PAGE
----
A Cluster of Paediatric Invasive Group A Streptococcal and Chicken Pox Infections
C Ó Maoldomhnaigh, K Butler, P Gavin.
Paediatric Infectious Disease Department, Children’s University Hospital, Temple Street, Dublin 1.
An increase in invasive group A streptococcus (GAS) cases referred to the paediatric infectious disease (PID) department of the Children’s University Hospital (CUH), Temple Street, prompted review of all invasive GAS cases in 2016. All of the 10 cases identified occurred over a 16-week period from February to June, of which 6 (60%) required admission to the paediatric intensive care unit. The median length of stay was 21.5 days. Seven had active chickenpox infection at diagnosis. This study highlights the significant morbidity of invasive GAS in children in Ireland. Most cases were associated with a vaccine preventable illness, which should prompt reappraisal of the absence of varicella vaccine from the national immunisation schedule in Ireland.
Group A streptococcus (GAS) causes a variety of acute clinical syndromes from pharyngitis and scarlet fever commonly seen in primary care to more severe life-threatening invasive disease. Invasive GAS, categorised into three groups - necrotising fasciitis, streptococcal toxic shock syndrome and sepsis with or without an identifiable source of infection- is a notifiable disease to the Health Protection Surveillance Centre (HPSC)1. Laboratory criteria for a confirmed case require isolation of GAS from a normally sterile site. The HPSC previously reported a marked increase in the incidence of invasive GAS infections from 1.65/100,000 population in 2011 to 3.65/100,000 in 20132. The increased incidence was notable also for a 300% increase in the proportion of invasive GAS cases in children. After a slight decrease in incidence in 20153 (2.3/100000), we noted a cluster of invasive GAS cases referred to the paediatric infectious disease (PID) department of Children’s University Hospital (CUH), Temple Street, in 2016. We sought to further characterise this cluster of paediatric invasive GAS infections.
All referrals to the PID service in CUH are recorded on an electronic database that includes diagnosis and causative organism. This database was searched for any cases involving GAS infection in 2016. Invasive GAS infection was defined as per the HPSC. Cases that did not fit criteria for invasive disease were excluded. A medical chart review was carried out for all patients with invasive GAS and data collected on patient demographics, clinical presentation and hospital course.
Sixteen patients were referred to the PID service in CUH in 2016 with GAS infection, of whom 10 fulfilled criteria for invasive disease and are included in this analysis. All 10 cases occurred over a 16-week period from February to June. Median age was 2.5 years (range, 0.8 - 3.9yrs) and 5 were male. All were previously healthy without history of underlying immunocompromise. Diagnoses and interventions are shown in the table. Seven had active primary chicken pox with admission occurring a median of 5 days after onset of rash. All had either secondary (5, 71%) or persisting, increasing fever (2, 29%). Six patients (including three with chicken pox) required admission to the paediatric intensive care unit (PICU). The median length of stay (LOS) in PICU was 6.5 days (range, 3- 22 days). The median LOS in hospital for all 10 patients was 21.5 days (range, 7-103 days).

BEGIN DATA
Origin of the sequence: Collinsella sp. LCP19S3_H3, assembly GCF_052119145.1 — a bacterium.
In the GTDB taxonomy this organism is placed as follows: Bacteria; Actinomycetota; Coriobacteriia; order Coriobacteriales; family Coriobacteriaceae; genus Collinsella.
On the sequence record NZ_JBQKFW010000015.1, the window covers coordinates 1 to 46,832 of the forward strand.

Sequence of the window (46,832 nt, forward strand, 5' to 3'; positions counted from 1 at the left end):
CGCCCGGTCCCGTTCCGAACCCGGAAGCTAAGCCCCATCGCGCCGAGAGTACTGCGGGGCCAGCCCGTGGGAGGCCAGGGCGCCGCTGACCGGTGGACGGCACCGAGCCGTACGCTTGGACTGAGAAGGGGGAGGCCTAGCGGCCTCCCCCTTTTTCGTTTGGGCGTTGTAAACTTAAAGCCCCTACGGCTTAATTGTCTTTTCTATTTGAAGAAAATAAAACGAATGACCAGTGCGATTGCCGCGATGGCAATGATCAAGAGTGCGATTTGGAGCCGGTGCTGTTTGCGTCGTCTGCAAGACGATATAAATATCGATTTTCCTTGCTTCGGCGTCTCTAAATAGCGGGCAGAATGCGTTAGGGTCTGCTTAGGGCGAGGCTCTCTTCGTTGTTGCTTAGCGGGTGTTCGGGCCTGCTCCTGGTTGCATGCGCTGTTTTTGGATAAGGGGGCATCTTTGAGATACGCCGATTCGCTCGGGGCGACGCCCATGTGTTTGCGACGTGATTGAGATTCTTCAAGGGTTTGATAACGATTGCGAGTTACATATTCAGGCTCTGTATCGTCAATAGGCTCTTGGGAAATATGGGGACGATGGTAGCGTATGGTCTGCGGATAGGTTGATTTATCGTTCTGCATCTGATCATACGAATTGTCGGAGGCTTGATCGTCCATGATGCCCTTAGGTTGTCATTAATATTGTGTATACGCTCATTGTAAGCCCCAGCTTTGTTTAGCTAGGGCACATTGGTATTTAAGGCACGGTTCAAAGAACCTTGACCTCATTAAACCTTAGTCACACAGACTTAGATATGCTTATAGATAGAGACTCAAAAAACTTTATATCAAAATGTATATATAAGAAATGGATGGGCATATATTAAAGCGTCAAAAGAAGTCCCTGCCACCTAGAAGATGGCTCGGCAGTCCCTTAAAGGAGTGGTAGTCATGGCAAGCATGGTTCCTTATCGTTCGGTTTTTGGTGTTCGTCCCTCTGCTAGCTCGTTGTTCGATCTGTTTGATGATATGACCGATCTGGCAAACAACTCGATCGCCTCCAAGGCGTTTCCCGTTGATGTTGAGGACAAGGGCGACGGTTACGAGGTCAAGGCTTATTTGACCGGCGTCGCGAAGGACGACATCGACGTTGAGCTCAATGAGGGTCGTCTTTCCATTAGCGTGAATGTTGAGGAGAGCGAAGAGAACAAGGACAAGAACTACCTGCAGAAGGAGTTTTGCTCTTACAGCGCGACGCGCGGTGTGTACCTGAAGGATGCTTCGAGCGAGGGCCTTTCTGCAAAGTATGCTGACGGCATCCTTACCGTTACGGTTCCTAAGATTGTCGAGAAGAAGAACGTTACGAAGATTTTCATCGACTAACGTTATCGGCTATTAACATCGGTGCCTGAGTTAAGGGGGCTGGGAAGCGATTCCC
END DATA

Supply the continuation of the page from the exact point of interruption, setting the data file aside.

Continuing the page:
This study highlights the ongoing, significant morbidity associated with invasive GAS in children in Ireland. Chicken pox infection, long recognised as the most significant risk factor for invasive GAS in children4,5, was associated with 70% of cases from a single tertiary paediatric centre. Fever persisting beyond 5 days or recurrent secondary fever were typical in patients with invasive GAS complicating chicken pox. This characteristic clinical picture should prompt emergency referral for inpatient care. Introduction of universal varicella vaccination has dramatically reduced chicken pox related hospitalisations and deaths elsewhere, including those associated with invasive GAS infectio.6,7. That the majority of invasive GAS infections in this paediatric cluster were associated with a vaccine preventable illness should prompt reappraisal of the continuing absence of varicella vaccine from the national immunisation schedule in Ireland.
Conflicts Of Interest
There are no conflicts of interest on the paper.
Cilian Ó Maoldomhnaigh, Paediatric Infectious Disease Department, Children’s University Hospital, Temple Street, Dublin 1.
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